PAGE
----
I was reminded of this with particular poignancy a few days ago, when I read that the Japan Science and Technology Agency had awarded a grant of $3.4 million to a group of Japanese and American researchers in “evolutionary science and technology” for a project to be conducted at Monash University, the ultimate aim of which is to determine—based on models provided by Integrated Information Theory (IIT)—whether it is possible to create “artificial consciousness.” It seemed to me, to be frank, a rather exorbitant amount of money to be squandered on a simple category error occasioned by a beguiling homonymy. Then again, the business of academic research endowments, especially in fields as conceptually confused as artificial intelligence or cognitive science, really is all about exploiting the credulity of wealthy foundations and corporations and private donors (sometimes with devious cynicism, sometimes in deluded innocence). If, however, the JST would like to save some of that money for other equally plausible endeavors—communicating with extraterrestrials by way of séances, discovering a mathematical theorem that can spontaneously generate new universes, proving that the color blue has opinions, or what have you—I would be quite happy, on a very modest retainer, to provide them the results of the Monash project in advance.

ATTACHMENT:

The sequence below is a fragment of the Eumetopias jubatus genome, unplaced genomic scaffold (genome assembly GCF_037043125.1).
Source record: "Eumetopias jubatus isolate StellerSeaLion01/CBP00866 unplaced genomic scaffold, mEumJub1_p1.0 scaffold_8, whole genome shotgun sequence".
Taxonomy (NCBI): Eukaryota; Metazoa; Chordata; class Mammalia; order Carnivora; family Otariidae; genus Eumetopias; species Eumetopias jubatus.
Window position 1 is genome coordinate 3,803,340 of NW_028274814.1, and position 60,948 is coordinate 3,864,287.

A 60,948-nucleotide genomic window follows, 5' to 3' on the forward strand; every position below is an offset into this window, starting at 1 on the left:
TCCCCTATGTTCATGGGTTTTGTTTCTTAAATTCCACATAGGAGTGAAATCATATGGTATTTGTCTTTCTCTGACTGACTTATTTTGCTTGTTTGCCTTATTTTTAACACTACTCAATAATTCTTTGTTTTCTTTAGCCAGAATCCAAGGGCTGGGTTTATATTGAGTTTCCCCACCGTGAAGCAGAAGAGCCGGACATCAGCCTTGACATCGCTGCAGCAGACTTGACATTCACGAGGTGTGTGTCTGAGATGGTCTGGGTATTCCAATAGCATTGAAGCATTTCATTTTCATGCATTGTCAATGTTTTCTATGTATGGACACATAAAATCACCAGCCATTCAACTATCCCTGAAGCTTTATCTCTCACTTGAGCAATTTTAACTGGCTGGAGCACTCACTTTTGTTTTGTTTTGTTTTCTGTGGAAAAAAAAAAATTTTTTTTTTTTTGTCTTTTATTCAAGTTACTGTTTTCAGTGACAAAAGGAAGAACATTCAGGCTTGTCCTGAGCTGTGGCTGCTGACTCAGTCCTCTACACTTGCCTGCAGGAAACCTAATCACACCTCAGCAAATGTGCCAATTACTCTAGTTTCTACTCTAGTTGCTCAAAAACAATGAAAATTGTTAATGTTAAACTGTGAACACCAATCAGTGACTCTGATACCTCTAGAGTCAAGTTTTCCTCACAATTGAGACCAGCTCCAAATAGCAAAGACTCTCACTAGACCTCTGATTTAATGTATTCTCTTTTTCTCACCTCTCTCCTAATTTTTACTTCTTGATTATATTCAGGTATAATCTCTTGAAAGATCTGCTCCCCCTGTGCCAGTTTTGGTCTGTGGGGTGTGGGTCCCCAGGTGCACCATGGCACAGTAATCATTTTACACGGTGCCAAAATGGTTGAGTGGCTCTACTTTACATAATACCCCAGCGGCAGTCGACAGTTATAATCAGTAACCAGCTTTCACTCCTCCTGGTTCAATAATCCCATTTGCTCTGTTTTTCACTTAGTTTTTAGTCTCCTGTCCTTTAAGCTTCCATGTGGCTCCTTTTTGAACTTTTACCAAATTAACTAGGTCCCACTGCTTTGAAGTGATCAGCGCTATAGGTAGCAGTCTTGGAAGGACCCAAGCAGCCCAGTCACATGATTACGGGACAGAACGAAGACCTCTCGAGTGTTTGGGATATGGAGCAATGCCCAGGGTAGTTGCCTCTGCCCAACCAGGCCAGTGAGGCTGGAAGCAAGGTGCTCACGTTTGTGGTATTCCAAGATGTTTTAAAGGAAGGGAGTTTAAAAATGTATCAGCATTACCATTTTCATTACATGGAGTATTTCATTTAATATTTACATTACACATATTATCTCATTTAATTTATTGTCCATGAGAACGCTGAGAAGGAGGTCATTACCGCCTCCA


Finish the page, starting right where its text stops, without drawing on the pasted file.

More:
IT, I should note, is quite in vogue these days. Invented by the physician and accidental mystic Giulio Tononi, it has won the support of a great many prominent ­scientists. Max Tegmark has become one of its most robust promoters. It has even made a convert out of the famed neuroscientist Christof Koch, and persuaded him to abandon his long arduous quest for the origins of consciousness through the ganglial forests of the cerebral cortex. At the heart of IIT is the radical conjecture that “information” and hence “consciousness” is ubiquitous and that, therefore, consciousness can be measured quantitatively by the variety and degree of information that exists in particular integrated systems of interdependent functions. The name that Tononi has given the quantum of consciousness he claims can be measured is “Phi,” and he has proposed ways of objectively determining how much “Phi” any composite system possesses. Moreover, it is his argument that any truly integrated system—a brain, a computer, the Internet, but also a barometer, a photodiode, a geranium, a sheet of paper—has some calculable Phi value; consciousness is qualitatively the same in all things, but in terms of intensity and capacity it increases along with the complexity, “synergy,” and ordering of cognitive information in organized wholes, and along with the richness of the information it integrates in “holographic” or “crystallized” conceptual structures. This means also, perhaps, that many integrated systems are modular or concrescent totalities, and hence a mind (for instance) might comprise smaller integral unities that are, so to speak, smaller minds.